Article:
The lessons of competition extend beyond the game
By Ronald Nored
Technically, I guess you could say my college basketball career ended in failure. After all, my last game for Butler University was a loss in the College Basketball Invitational. Not only that, but each of the previous two seasons ended with the team losing in the championship game of the NCAA Men’s Basketball Final Four.
Calling my career a failure, though, would mean ignoring the lessons I learned from competing – lessons that prepared me for life beyond the basketball court. When I consider those lessons, I definitely had a successful basketball career. In fact, even if we had won both titles, I still would consider the lessons I learned to be the greatest prize of all.
That’s the sentiment I present to students in the classroom and in the gym at Brownsburg High School every day. It’s also the message I was proud to share with teachers who gathered Oct. 3 at the NCAA Hall of Champions to help launch Indiana Humanities’ new teacher resources. Offered in conjunction with its Spirit of Competition initiative, the resources are designed to help teachers across the state incorporate the lessons of competition into their classrooms. (The toolkits are available on SpiritofCompetition.org.)
For me, these lessons begin with learning to set goals. In sports, goals are incredibly tangible: You want to score points, get your best time, win a match or get that championship trophy. For kids in school, goals aren’t always that clear. They might know they want to get a decent grade, but what’s the goal after that? Passing the class? Graduating? Scoring a certain number on the SAT? Getting into a good college? Getting a great job?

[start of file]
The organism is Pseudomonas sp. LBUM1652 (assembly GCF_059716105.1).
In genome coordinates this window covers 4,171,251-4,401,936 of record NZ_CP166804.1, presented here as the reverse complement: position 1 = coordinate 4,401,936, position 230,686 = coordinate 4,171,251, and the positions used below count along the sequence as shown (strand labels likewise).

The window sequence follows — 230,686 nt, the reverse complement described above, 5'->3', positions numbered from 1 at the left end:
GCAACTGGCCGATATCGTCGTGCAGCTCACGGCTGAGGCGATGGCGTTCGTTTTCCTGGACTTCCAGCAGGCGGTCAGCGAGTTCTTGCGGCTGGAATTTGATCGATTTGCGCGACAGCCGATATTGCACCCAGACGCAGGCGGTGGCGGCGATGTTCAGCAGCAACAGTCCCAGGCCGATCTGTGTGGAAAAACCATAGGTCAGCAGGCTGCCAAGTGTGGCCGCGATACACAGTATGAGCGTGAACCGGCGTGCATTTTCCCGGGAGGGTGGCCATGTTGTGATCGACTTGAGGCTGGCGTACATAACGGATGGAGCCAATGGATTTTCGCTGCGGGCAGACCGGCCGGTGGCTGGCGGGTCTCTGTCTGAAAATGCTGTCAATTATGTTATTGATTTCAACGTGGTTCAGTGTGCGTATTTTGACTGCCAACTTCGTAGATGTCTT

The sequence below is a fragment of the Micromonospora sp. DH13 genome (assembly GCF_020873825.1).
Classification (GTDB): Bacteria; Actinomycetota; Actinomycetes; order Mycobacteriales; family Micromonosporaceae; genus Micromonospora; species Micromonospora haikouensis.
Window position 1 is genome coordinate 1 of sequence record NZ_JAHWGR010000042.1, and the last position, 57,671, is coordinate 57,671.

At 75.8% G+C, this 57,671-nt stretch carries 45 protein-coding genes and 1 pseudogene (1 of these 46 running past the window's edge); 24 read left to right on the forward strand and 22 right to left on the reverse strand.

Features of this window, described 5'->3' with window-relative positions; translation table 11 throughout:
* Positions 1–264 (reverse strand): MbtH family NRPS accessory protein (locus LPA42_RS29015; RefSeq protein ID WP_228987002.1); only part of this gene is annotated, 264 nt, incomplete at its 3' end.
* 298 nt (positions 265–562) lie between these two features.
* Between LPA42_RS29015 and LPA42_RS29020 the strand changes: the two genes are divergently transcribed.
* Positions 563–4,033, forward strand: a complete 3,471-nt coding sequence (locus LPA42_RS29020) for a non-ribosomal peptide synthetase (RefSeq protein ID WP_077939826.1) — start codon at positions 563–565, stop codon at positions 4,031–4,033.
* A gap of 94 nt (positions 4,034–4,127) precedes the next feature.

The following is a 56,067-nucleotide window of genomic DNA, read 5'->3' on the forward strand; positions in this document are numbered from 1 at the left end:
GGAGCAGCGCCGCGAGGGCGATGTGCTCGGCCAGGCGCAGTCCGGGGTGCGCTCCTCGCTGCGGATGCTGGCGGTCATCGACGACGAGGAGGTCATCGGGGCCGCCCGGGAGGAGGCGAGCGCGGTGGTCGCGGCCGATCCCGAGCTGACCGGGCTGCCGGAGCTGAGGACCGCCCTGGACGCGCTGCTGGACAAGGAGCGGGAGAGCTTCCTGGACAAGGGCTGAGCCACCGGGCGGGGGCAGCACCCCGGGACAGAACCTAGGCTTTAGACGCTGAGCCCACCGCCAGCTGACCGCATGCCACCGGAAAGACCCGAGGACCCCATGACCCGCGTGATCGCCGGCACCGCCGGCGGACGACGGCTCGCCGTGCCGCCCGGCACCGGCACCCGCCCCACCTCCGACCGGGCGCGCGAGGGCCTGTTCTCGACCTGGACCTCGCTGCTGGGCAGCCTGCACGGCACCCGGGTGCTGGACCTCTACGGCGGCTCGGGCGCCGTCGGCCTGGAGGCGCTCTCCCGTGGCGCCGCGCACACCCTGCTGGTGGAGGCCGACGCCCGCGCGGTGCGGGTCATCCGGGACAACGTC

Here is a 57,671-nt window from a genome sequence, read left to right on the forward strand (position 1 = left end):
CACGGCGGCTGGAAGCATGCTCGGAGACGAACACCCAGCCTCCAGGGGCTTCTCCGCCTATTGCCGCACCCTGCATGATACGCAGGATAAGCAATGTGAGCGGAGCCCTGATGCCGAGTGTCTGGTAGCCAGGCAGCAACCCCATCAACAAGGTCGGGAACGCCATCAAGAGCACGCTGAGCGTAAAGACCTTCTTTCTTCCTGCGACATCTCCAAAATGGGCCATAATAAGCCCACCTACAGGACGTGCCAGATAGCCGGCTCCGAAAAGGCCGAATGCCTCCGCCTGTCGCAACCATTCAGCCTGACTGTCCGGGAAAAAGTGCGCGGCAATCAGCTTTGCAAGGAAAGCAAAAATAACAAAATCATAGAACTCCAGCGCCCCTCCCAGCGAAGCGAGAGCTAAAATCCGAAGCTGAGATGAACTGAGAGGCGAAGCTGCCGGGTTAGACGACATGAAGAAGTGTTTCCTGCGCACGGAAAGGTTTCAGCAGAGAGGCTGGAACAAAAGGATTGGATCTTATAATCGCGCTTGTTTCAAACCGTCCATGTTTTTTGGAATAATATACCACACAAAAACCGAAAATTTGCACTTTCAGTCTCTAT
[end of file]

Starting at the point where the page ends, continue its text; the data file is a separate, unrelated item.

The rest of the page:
Many students can’t imagine such long-term goals, and they certainly haven’t given much thought to how they would reach them. So we try to help kids see what would be, in a sports context, the equivalent of hitting the weights, studying films, playing game after game, losing a few matches, working toward a championship and more.
For me, one of the greatest lessons gained through this process was about collaboration. On a basketball court, I needed those four others players on the floor and the guys on the bench to win. But it wasn’t enough to simply have them there; I needed to know their strengths and weaknesses, and how best to work with them. And we all needed to share the same goals if we had any hope of winning. For kids to one day succeed in the workplace, they need to understand this, too.
Good collaboration creates a sense of responsibility. I learned that my primary job was to get better every day. I didn’t expect myself to play flawlessly every game, and I didn’t work out every day because I planned to become an NBA superstar. Instead, I expected to play my hardest, and I worked out so I could be better each time I walked onto the court. Similarly, I never ask high school kids to be perfect, or expect a struggling student to suddenly start posting all A’s; however, I do expect every student to strive for improvement, and to do all he or she can to work toward success.
Of course, one of the most difficult lessons we learn from sports comes from failure. As an athlete, no matter how successful you are, at some point you will experience defeat. What matters most, we tell student athletes, is not that you lose, but how you respond to that loss. The same thing applies to our daily lives. Sometimes things don’t go the way we had hoped. The key is how we react to those moments of failure.
At Butler, Coach Brad Stevens taught me a lot, but he especially helped me learn one key lesson: Competition isn’t life, but it teaches us a lot about life. That’s why I hope teachers across the state will tap into the resources offered by Indiana Humanities, helping their students learn the lesson of competition, and embracing the examples of civility, rivalry, innovation, passion and, yes, failure highlighted in Spirit of Competition. I speak from personal experience when I say those lessons will guide them for the rest of their lives … and no wins or losses will ever take them away.
Nored is the Team 2016 academic coach and head basketball coach at Brownsburg High School. This piece appeared in The Indianapolis Star on Oct. 8, 2012.